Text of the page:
After nearly 30 years in the field of cybersecurity, Criminal Justice Professor Mark Beaudry, CPP felt something was missing in the literature.
That something was a text focused on the techniques and motivations of cybercriminals. Understanding these things, he says, would help companies better understand the tools they need to defend against attacks.
Dr. Beaudry filled the gap by writing Cybercrimes and Cybercriminals (Kendall Hunt, 2023). “It’s not a cybersecurity or a cyber defense book meant to teach about how to protect computers,” he said. “It’s meant to teach about how bad actors (hackers) operate.” To that end, the book examines several examples of real-life cyber attacks, such as German student Markus Hess, who, in 1989, hacked into the Lawrence Berkeley National Laboratory in California and gathered information he sold to the KGB, and Michael Calce (aka MafiaBoy), who, while still a high school student, brought down the websites of Yahoo, CNN, and Amazon.
Dr. Beaudry has handled risk and product security—protecting people’s ideas before patent—at a software company. He has been on the faculty of Worcester State’s Criminal Justice Department since 2018 and is a frequent presenter on cyber security at conferences around the country. He has co-written or been the primary advisor for four other volumes on the topic.
This most recent book represents 15 months of work and includes the latest data. Cybercrime has only escalated in recent years, with numerous large companies, such as LinkedIn, Experian, and Marriott, experiencing data breaches affecting millions of individuals. One of the problems, Dr. Beaudry says, is that companies underestimate the innovation of criminals. “They go buy all this security technology, and they put it in, thinking that it’s going to protect their system,” he said. “But the criminals are very creative, very innovative, and they’re always going to find a way around that latest and greatest technology.”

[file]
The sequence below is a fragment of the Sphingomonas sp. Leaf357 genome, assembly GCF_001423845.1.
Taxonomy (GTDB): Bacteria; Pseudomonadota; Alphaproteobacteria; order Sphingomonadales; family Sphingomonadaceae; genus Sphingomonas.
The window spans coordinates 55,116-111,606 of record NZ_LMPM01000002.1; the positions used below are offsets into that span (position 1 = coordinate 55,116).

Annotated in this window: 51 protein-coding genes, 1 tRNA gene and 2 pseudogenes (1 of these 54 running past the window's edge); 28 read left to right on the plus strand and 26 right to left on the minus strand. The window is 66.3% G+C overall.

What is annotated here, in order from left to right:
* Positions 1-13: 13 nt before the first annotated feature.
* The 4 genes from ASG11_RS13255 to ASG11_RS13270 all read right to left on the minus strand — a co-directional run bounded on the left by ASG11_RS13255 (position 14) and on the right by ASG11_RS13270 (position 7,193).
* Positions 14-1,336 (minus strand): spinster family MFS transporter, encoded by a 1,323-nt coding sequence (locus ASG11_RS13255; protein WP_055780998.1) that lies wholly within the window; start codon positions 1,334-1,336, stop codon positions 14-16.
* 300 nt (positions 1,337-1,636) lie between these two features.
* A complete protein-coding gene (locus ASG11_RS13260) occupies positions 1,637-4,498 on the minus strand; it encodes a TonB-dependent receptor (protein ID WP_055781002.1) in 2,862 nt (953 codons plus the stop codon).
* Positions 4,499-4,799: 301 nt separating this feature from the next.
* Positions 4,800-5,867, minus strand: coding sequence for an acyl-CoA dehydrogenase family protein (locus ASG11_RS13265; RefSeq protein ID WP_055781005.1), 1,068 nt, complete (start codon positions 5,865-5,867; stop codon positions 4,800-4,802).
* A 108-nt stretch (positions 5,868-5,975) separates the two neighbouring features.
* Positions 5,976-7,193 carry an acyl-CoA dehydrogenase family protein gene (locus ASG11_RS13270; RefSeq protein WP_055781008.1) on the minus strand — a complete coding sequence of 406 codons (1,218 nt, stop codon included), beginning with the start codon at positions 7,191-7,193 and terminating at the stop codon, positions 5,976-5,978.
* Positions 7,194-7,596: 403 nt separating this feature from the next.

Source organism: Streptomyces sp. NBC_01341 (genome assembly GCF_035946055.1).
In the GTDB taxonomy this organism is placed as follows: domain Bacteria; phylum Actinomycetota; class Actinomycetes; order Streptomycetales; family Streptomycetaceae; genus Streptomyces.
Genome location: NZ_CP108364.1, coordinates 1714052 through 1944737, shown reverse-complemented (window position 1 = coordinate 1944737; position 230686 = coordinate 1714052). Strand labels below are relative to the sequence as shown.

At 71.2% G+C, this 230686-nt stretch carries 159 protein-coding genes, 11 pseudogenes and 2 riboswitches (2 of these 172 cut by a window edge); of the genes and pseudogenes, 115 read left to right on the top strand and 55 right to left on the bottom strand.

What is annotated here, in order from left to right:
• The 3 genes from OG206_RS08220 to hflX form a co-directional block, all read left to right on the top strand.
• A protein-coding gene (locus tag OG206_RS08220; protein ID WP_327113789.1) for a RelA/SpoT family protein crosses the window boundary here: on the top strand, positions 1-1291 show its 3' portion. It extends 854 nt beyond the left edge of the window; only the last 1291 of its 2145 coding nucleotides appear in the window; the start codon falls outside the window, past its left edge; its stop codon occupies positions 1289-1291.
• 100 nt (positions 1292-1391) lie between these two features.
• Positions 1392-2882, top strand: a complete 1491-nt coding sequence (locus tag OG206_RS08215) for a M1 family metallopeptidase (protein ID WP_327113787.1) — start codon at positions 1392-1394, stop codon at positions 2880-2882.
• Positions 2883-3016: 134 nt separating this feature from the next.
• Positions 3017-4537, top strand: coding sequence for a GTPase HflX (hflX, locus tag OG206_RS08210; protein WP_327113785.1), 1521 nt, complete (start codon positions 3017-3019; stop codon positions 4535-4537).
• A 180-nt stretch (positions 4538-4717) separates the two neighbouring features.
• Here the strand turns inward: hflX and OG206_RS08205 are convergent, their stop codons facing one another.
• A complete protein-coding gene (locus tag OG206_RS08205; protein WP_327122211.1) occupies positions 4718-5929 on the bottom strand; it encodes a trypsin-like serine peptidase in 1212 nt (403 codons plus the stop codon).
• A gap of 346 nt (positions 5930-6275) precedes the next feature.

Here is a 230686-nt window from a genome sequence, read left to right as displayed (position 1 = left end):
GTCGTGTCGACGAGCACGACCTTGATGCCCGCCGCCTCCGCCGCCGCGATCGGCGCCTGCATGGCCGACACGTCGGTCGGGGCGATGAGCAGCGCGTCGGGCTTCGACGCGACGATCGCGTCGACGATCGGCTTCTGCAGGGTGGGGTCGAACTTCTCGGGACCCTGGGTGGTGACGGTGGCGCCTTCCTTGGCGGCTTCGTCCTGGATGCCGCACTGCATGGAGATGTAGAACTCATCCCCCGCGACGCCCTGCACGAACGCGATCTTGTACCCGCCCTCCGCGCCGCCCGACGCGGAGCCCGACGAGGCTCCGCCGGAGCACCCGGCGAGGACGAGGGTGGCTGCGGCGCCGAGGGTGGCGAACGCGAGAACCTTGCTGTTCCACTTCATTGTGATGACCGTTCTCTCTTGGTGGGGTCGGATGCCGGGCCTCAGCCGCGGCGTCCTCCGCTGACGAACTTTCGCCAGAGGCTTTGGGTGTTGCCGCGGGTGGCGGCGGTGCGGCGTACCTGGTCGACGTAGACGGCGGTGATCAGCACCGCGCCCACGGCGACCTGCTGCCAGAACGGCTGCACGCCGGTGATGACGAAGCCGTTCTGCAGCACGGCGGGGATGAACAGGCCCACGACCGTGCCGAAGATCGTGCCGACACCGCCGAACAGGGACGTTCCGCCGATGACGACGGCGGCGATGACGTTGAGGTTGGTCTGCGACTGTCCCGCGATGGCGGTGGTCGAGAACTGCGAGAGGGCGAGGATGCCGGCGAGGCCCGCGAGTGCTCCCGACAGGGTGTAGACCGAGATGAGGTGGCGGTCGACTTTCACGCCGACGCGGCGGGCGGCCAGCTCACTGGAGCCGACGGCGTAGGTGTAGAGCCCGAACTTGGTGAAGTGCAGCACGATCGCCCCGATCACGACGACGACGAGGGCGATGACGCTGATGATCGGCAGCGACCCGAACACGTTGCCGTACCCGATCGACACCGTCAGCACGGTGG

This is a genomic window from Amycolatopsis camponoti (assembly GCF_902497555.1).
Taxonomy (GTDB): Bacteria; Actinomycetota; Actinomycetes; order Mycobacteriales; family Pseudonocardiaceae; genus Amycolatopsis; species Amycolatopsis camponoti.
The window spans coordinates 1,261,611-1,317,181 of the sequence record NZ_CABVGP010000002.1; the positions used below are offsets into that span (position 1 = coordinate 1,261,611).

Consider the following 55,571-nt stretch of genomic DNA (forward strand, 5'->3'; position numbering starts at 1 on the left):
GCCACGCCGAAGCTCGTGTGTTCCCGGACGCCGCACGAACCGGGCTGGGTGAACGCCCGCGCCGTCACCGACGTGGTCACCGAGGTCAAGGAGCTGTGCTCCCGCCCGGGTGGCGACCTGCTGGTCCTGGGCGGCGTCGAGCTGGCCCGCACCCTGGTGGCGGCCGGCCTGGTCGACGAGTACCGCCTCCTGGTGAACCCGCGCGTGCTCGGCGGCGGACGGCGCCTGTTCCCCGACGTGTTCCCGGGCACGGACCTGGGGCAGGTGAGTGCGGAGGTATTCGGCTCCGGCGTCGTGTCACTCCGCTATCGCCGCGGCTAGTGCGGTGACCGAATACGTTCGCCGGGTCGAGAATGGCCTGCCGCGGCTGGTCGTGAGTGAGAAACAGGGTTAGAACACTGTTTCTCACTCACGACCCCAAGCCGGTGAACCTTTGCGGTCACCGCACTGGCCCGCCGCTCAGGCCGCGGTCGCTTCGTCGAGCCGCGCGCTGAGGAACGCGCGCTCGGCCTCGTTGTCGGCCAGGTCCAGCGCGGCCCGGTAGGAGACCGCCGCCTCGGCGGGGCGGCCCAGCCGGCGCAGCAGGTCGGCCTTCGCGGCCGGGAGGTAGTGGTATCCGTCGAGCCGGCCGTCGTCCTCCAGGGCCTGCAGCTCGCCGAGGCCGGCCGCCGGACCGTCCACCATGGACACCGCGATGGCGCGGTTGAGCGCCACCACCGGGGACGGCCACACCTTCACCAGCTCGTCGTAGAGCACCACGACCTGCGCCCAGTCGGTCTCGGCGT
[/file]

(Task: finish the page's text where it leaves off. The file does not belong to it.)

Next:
Another, perhaps bigger, problem is the shortage of cybersecurity professionals. There are currently more than 750,000 job vacancies in the sector in the US, and the people in these jobs now are working so much, they are getting burned out and leaving, creating an even bigger gap.
It’s a gap that Dr. Beaudry calls “self-inflicted” by the industry. At the start of the century, cybersecurity was very niche, with cost-prohibitive training programs. Now, many companies in the US are trying to fill the gap by offering free courses that will prepare individuals for entry-level jobs. Still, a lot of people may not even consider the field because they assume cybersecurity professionals have to be a whiz at math and computer programming, which is not necessarily the case.
The National Initiative for Cybersecurity Education, where Dr. Beaudry is co-chair of the Career Pathways Committee, is working to figure out ways to bring more people into the field.
This will be essential, with the rise of nation-state hackers—the biggest threat to security today. They are targeting businesses to steal cell phone and computer technology and weapon designs. They have the resources—in people and money—to pose a serious threat to the country’s critical infrastructure—banking, transportation, communication, and electrical grid systems, among others. A disruption in any one of these areas could affect the quality of life people in the US enjoy. Airplanes could be grounded, savings accounts could be lost, gas prices could go up. And the majority of this infrastructure in the US—80 percent—is in the private sector, where security measures may not be as effectively implemented or controlled as we think.
The US has several excellent federal agencies devoted to cybersecurity, but we need to do a better job training local law enforcement to investigate these crimes, he said.
“The innovation of hackers is going to be much faster than we can keep up with,” Dr. Beaudry said. They will find better ways to hack phones, computers, and even cars, and we’re past the point of a return to non-computerized technology. Another big problem, he predicts, is the hacking of satellites, which operate everything from television and GPS signals to weapons systems.
“Luckily the generations coming up now are more technologically savvy,” he said. And there has been increasing interest in this area. Cybercrime is an up-and-coming field finally getting the attention it deserves, he said.
Part of that attention is coming from students. Worcester State students can take courses on cyber crime and criminology, cyber intelligence, terrorism, managing cyber risks, human factors in cybersecurity, cyber warfare, and introduction to cybersecurity for criminal justice.
As for Dr. Beaudry, besides continuing to teach cybercrime courses and present at conferences, he is contemplating writing another book—this one focused on nation-state hackers.
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